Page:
Fibber McGee and Data Management

Despite data compression, better technology, information analysis and strategic retention policies, Fibber McGee and his closet are alive and well in business today. IT Departments are not only finding themselves buried by the data they purposefully save, but by the data individuals find ways of duplicating and saving in their own personal “closets” such as local drives, email folders and thumb drives. Knowledge bases, such as Wiki and MS SharePoint, offer some hope, but often become disorganized, unusable or out of date.

In a recent Linked In Discussion on this topic, I wrote that our electronic storage behavior suggests the actions of paranoid pack-rats. It’s simply in our nature to want to save bits of data and make backups, even to the point of bordering on compulsive hoarding. That begs the question, how does IT and the business counter this human predilection which can so easily overwhelm us?

  1. When fear of not finding what it is you might need when you need it is an emotional trigger for saving everything, then make sure access to data is intuitive and quick.
  2. A sense of ownership of data is important. Some level of active participation in the storage system will reassure users, so that they adopt that system as their own, negating their need to create duplicates.*
  3. Clarity around the types of information and their value goes a long way, as does a simple format, such as a flexible template.

Example: I recently introduced the concept of using OneNote as a running summary of meetings and repository for Action Items. The summary was restricted to one short paragraph, even just a single sentence. The action items were erased when completed…. I used the metaphor of the grocery list. Wiki’s were still used for information that required permanence, but a lot of the things that seemed “important” were simply more “urgent” and tactical (with an expiration date) than strategic. We rotated the “secretary” role for meetings, so that everyone had ownership. It went over very well. Multiple groups adopted the process, delighted with the simplicity. This may not answer the BIG data questions, but in the “small” it demonstrates the ABC principles listed above.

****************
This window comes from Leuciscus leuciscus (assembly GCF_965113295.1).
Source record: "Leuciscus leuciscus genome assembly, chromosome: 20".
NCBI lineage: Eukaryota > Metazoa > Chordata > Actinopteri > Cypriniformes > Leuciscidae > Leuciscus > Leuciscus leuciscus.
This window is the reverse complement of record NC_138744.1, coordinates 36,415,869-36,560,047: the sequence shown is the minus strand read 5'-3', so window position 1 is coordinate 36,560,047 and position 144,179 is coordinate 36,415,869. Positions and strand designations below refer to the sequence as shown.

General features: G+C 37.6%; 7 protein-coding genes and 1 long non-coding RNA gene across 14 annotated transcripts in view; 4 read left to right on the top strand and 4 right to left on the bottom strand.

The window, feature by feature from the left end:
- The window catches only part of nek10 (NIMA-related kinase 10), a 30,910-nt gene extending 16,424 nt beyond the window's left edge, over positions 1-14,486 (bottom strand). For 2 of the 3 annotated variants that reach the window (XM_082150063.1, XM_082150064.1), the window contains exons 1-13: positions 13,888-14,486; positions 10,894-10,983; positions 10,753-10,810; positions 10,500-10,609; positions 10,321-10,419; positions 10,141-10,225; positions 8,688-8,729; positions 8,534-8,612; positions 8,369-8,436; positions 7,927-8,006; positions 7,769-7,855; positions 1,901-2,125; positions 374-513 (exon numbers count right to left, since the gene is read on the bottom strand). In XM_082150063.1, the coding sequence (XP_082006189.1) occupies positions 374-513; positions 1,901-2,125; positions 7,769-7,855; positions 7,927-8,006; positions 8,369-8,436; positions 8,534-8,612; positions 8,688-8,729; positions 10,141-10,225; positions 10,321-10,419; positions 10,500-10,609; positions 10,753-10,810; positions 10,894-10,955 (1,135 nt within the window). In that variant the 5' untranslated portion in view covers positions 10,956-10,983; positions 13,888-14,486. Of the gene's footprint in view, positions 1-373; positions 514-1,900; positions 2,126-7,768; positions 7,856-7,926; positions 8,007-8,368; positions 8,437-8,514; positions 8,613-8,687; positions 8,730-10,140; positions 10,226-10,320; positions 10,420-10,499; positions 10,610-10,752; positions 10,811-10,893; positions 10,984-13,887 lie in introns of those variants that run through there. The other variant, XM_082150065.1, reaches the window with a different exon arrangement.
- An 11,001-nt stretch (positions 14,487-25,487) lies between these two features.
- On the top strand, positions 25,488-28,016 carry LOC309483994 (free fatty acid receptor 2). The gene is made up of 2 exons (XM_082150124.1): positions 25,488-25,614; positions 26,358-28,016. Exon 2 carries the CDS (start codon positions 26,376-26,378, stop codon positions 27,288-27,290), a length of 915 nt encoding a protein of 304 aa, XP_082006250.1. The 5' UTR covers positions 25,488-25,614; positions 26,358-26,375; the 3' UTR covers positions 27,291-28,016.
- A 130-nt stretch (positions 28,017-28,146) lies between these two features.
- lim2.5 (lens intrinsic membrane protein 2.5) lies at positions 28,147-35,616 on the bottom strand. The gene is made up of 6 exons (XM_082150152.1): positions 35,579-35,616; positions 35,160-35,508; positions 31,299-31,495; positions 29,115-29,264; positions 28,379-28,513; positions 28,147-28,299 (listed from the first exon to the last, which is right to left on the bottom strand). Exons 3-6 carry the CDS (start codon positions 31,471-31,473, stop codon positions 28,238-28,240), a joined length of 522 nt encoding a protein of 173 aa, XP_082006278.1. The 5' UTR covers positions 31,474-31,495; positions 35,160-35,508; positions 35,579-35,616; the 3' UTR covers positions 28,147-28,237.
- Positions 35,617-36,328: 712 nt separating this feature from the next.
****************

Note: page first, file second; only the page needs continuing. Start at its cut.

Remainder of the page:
* However, there needs to be accountability for each piece of data to ensure timely updates, minimize duplication and enforce policy guidelines. It is the equivalent of someone taking responsibility to clean the closet from time to time.

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This entry was posted on February 11, 2013 and is filed under Blog. Written by: . You can follow any responses to this entry through the RSS 2.0 feed. Both comments and pings are currently closed.